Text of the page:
The only way to determine if the motor is running properly is by current. For a 2 HP motor, yellow should be 10-13 amps, black should be 9-12, and red should be 2-3. If these are anywhere close, the problem is not the motor.

Most of the time, if the relay fails, it'll trip the overload, maybe the breaker feeding it.

Does your water have a lot of minerals in it? This can build up in the impellers and cause low pressure and low flow. Though there's likely no way to check it, the static level of the well can cause poor pump performance. It's also possible that the gauge isn't reading right, do the faucets seem sluggish?

If you can get a clamp-on amp meter (not the $5 one from Harbor Freight lol), we can determine if the problem is with the motor or somewhere else.

Rob[/here are the measurments:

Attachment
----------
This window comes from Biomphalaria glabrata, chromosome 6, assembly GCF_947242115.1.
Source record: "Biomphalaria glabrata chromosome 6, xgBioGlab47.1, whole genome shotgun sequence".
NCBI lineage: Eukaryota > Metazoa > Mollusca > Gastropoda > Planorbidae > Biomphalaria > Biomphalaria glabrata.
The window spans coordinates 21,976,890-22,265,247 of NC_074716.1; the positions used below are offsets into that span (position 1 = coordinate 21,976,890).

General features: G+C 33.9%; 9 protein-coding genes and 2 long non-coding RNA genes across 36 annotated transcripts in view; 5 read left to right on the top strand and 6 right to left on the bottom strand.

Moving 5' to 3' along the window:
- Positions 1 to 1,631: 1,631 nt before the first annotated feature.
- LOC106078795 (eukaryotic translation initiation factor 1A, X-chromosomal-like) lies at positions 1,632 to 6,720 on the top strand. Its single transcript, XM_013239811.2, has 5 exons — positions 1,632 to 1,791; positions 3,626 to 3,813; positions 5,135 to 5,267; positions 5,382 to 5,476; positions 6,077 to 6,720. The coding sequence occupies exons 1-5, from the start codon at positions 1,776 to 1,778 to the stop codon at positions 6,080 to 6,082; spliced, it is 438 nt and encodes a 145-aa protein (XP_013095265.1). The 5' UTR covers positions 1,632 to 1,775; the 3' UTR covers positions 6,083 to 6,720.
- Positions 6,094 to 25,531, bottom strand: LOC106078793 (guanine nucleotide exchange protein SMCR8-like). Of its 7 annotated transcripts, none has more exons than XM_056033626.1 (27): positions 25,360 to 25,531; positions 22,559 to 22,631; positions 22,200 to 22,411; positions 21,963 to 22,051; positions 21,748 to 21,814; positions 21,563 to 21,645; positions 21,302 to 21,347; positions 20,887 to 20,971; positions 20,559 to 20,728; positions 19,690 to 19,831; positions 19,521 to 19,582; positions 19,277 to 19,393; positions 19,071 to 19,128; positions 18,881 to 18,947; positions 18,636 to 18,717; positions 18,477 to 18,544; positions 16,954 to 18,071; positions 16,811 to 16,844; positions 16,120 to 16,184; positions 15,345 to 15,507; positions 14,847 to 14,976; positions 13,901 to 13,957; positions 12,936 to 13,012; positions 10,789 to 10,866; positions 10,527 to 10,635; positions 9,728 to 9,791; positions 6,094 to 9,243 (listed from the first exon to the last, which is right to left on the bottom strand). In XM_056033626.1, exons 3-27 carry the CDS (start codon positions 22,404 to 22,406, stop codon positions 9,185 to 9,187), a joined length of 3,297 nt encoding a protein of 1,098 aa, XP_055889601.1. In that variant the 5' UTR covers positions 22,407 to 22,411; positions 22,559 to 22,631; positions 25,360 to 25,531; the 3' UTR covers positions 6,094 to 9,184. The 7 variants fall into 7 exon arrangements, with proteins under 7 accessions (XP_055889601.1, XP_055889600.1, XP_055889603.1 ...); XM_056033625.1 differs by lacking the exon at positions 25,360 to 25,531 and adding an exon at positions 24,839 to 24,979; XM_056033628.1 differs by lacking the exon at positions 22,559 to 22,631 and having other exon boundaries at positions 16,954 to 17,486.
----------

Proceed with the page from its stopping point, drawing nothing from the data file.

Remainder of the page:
OHMS:
Y&B=3, Y&R=7.1, B&R=9.2
Currents
Y=12, B=10.7, R=2.56 as soon as it starts and no changes after start, is the Relay Ok?
Volts
Y&B=232, Y&R=248,R&B=325

it appears all numbers are healthy. I wonder why pressure does not build up(used to build up to 110) to shut off the pressure switch assuming no break in line between the motor and top of the well, what else you can think of?

Water is hard and used for irrigation only. Pressure switch is new so as the pressure gauge!!!

thanks

:furious:]

micromind 05-24-2009 02:42 PM

The motor is OK. If the relay had failed, the current on red would be more than 20 amps.

Is the pressure low against a closed valve, or with flow? Is the flow the same as always? Possible break in underground piping?

Could the old pressure gauge have been reading too high? If it ever froze with water in it, the tube inside will swell, and it'll read high.

Do the sprinklers act normal? Any air coming out after they've run for a while?

What I'm getting at here is does a problem exist other than the gauge reading? 110 PSI seems pretty high for an irrigation system. Not many components in a well system will stand that much pressure for very long, unless it was designed for it.